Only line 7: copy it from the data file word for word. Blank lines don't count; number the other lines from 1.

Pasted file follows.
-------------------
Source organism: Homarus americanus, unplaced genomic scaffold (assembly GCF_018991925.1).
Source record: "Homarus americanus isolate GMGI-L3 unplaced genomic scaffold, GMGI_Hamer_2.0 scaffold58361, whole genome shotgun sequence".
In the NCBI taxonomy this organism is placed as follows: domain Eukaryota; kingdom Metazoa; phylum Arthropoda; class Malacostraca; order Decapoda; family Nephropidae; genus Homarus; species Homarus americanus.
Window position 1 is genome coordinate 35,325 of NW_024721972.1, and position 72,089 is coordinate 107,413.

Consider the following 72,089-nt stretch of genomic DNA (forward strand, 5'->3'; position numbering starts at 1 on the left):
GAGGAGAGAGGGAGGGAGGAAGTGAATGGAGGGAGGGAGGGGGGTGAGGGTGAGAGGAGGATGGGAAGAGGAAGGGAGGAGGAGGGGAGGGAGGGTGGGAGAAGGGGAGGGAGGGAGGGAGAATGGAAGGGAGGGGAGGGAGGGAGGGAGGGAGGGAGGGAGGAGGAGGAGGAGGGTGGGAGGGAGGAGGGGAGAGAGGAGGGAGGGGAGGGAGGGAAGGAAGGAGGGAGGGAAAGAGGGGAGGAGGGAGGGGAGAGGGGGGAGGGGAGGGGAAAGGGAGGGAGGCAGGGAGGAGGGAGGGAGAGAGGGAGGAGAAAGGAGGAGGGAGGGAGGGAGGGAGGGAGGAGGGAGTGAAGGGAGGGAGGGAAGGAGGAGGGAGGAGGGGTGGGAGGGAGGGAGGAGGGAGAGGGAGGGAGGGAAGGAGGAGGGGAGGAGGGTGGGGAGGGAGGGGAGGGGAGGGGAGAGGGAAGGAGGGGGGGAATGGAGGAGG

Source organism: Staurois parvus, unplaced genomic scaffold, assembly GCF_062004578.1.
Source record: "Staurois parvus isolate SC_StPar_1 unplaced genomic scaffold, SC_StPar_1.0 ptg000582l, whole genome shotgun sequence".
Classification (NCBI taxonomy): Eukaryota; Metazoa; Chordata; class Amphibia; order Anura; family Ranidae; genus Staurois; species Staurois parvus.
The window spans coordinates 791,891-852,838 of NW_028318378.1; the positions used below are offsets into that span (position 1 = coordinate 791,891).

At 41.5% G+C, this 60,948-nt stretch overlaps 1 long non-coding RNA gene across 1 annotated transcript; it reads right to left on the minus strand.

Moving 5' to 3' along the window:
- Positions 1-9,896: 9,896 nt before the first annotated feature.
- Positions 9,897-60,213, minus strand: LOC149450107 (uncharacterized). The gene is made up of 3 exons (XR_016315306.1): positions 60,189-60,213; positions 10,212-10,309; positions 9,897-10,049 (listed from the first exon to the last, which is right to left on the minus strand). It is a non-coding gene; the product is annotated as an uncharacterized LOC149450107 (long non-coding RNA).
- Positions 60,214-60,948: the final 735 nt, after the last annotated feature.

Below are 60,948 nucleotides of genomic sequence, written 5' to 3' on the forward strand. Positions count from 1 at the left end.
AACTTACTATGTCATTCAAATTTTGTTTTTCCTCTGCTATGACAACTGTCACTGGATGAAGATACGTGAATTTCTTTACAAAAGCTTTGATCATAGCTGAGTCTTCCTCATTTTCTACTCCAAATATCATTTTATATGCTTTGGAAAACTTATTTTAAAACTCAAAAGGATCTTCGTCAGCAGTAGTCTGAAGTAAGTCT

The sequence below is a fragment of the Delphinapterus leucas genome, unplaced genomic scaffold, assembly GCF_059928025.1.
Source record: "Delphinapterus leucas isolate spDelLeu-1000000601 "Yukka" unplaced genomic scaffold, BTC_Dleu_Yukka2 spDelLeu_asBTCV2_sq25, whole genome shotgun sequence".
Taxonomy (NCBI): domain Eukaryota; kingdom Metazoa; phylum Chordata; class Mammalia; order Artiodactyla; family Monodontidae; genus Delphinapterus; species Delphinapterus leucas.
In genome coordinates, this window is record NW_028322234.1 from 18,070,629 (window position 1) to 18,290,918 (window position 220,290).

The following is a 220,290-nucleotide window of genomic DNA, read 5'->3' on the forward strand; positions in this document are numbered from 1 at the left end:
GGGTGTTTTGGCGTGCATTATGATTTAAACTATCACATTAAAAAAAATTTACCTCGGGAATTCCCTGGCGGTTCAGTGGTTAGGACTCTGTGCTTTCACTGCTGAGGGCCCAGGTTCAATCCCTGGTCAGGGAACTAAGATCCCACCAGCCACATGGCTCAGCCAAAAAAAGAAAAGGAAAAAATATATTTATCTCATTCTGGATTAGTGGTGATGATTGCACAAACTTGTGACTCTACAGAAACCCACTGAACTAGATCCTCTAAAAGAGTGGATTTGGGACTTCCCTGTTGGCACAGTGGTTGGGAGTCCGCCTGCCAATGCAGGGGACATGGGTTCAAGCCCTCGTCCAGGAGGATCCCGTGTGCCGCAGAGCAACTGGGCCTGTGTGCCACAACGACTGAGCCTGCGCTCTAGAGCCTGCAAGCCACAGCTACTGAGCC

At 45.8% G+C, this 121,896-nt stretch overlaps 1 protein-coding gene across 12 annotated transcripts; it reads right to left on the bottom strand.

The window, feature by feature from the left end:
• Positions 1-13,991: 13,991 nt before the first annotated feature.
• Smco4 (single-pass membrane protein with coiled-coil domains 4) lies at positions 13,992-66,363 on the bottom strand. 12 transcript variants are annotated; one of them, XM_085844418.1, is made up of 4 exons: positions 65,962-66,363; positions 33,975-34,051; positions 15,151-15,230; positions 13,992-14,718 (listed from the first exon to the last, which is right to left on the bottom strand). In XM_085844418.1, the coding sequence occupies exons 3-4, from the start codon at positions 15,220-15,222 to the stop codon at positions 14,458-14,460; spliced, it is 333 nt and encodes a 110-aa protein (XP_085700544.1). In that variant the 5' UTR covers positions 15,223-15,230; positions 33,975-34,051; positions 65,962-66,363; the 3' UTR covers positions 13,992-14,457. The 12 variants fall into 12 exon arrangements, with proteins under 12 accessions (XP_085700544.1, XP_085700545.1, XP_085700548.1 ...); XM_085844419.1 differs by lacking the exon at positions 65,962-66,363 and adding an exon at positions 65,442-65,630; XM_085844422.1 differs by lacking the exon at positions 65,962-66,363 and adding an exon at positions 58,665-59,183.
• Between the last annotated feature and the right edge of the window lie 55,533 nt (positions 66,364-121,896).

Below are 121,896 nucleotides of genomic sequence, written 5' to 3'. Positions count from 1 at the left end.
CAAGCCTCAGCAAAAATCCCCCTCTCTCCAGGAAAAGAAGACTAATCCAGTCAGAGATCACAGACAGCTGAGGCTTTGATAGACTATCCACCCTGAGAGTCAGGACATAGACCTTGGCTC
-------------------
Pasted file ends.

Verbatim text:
Source organism: Staurois parvus, unplaced genomic scaffold, assembly GCF_062004578.1.